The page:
Excerpt from the August 22, 1964, issue of Science News Letter
Seeded Clouds 'Explode' — Cloud seeding experiments with silver iodide, resulting in “explosions” that release tremendous energies, indicate that weathermen may do more than predict weather in the future…. The explosion is first upward, then sideward. The horizontal spread is likely to prove the “most significant” for practical weather modification, two scientists reported. The horizontal explosion in the Caribbean clouds released additional energy equal to that of one or two Hiroshima bombs, which were equivalent to 20,000 tons of TNT apiece. — Science News Letter, August 22, 1964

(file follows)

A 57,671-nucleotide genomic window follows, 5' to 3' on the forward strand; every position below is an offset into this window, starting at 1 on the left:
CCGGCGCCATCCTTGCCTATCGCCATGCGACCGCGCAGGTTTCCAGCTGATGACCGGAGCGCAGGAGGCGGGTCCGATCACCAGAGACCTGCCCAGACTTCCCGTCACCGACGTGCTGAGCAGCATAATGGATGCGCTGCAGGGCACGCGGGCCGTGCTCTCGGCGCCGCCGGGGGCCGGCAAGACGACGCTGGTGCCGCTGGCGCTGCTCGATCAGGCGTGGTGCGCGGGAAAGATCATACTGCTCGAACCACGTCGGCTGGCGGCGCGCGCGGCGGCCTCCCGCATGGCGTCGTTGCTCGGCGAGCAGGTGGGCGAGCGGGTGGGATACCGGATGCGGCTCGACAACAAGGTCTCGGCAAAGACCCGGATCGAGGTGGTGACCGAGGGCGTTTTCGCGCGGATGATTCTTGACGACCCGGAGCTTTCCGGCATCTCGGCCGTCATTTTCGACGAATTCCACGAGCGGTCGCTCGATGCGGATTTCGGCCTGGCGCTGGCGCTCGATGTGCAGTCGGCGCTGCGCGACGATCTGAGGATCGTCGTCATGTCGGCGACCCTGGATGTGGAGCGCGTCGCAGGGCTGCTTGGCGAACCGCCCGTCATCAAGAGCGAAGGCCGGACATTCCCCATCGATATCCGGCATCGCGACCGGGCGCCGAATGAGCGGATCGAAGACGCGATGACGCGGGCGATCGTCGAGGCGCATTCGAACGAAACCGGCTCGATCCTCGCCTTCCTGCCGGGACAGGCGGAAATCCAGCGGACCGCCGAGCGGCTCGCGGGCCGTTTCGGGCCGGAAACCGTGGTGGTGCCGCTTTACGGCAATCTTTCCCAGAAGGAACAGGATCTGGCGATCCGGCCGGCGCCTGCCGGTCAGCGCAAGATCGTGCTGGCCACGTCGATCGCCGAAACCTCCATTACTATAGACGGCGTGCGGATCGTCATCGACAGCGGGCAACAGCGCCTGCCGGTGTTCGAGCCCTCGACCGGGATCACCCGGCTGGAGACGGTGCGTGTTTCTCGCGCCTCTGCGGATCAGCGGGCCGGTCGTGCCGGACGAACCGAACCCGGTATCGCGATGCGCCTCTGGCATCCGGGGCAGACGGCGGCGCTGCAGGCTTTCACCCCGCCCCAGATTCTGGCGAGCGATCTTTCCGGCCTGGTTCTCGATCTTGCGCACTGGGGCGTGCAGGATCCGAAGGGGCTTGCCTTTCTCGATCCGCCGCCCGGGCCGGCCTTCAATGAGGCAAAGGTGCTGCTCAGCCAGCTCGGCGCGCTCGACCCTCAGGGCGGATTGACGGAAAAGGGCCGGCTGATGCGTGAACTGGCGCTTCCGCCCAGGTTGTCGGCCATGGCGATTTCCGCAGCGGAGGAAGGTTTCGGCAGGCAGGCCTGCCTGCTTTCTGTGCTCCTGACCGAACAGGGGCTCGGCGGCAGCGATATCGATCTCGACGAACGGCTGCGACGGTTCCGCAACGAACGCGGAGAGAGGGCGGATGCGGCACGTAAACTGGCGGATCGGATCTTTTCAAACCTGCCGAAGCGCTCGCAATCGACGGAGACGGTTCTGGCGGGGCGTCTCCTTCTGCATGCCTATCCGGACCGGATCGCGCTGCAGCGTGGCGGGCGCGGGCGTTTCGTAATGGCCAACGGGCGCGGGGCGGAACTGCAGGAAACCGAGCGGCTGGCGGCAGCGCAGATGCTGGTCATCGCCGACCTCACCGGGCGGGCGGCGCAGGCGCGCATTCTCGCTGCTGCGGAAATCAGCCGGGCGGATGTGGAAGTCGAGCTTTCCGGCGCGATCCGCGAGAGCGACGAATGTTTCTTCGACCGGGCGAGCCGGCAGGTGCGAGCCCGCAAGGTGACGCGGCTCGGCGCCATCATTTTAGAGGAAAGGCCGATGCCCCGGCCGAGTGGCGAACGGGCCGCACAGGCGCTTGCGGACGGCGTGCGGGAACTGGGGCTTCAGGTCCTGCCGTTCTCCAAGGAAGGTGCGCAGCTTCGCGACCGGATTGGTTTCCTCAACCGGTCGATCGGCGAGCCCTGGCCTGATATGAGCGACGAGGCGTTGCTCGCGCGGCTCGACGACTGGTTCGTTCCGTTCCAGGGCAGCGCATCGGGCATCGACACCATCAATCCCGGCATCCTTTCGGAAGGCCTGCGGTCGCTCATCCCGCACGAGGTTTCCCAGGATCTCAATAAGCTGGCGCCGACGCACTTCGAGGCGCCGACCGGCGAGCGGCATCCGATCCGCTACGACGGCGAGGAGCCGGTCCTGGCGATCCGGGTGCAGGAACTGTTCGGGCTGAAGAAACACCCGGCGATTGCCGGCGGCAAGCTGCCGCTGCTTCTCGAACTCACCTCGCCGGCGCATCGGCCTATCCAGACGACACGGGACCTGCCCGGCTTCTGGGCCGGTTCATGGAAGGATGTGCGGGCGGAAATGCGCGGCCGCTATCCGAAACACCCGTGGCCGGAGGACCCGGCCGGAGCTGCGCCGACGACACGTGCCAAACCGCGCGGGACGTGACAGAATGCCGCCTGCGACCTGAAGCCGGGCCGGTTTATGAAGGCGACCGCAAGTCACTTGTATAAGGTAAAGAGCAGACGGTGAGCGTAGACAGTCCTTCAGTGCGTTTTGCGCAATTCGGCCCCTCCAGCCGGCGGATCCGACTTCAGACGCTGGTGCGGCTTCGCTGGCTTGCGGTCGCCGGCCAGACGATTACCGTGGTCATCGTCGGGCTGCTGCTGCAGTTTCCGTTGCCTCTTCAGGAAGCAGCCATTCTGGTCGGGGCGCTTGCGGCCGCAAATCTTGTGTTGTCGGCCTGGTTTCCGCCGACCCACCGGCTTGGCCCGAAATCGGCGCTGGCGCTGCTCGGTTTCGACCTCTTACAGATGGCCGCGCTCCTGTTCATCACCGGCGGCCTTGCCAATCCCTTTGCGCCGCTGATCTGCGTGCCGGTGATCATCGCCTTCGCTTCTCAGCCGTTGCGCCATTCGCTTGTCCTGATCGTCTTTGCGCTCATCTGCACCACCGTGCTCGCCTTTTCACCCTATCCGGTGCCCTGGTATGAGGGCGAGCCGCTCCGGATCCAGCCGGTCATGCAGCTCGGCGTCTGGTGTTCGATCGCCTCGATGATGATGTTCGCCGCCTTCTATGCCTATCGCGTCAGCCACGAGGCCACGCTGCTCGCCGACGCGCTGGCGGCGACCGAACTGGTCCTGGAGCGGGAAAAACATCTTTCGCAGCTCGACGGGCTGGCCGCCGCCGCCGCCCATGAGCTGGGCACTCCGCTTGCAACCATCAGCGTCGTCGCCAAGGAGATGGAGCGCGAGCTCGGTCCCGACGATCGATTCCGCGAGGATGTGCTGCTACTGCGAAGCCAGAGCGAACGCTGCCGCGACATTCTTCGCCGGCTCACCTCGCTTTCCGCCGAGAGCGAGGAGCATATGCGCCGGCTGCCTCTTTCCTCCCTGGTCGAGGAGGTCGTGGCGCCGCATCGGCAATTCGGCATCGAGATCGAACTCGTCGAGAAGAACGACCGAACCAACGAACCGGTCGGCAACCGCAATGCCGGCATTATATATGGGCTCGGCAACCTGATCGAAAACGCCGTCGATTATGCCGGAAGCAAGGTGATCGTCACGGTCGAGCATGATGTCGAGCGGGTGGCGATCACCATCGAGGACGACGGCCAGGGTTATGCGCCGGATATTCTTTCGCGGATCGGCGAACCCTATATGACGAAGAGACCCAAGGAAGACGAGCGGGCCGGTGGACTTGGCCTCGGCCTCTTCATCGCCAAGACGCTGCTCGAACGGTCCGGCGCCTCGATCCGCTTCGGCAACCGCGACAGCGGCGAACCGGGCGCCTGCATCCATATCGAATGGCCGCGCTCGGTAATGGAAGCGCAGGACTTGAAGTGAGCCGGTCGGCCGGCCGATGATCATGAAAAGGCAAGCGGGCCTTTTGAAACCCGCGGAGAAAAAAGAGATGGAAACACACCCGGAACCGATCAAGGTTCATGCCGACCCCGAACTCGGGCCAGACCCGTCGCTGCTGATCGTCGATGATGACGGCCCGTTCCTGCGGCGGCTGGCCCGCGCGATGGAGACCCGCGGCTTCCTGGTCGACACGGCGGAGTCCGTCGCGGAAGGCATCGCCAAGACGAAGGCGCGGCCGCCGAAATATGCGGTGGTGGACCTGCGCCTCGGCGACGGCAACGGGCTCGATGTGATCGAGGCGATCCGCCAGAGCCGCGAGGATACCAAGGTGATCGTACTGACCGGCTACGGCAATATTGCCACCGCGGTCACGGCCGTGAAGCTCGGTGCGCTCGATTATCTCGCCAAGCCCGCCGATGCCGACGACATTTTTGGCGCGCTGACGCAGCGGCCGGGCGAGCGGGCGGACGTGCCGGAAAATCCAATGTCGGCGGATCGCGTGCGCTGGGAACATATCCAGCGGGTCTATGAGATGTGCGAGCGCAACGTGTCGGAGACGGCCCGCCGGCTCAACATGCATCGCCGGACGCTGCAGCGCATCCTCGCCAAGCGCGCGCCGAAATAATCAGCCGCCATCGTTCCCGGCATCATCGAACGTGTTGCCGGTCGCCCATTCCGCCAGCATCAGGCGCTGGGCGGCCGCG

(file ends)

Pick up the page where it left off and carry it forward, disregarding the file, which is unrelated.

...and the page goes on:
The cloud-seeding “explosions,” in which clouds grew rapidly, were part of Stormfury, a project that aimed to slow a hurricane’s winds by seeding clouds outside the eyewall. Joanne Simpson, the first woman to receive a Ph.D. in meteorology, showed the value of her computer models of clouds with the project, but the work led to an outcry. In the 1970s, a treaty banned hostile use of weather modification, but cloud-seeding is still used in some drought-prone areas.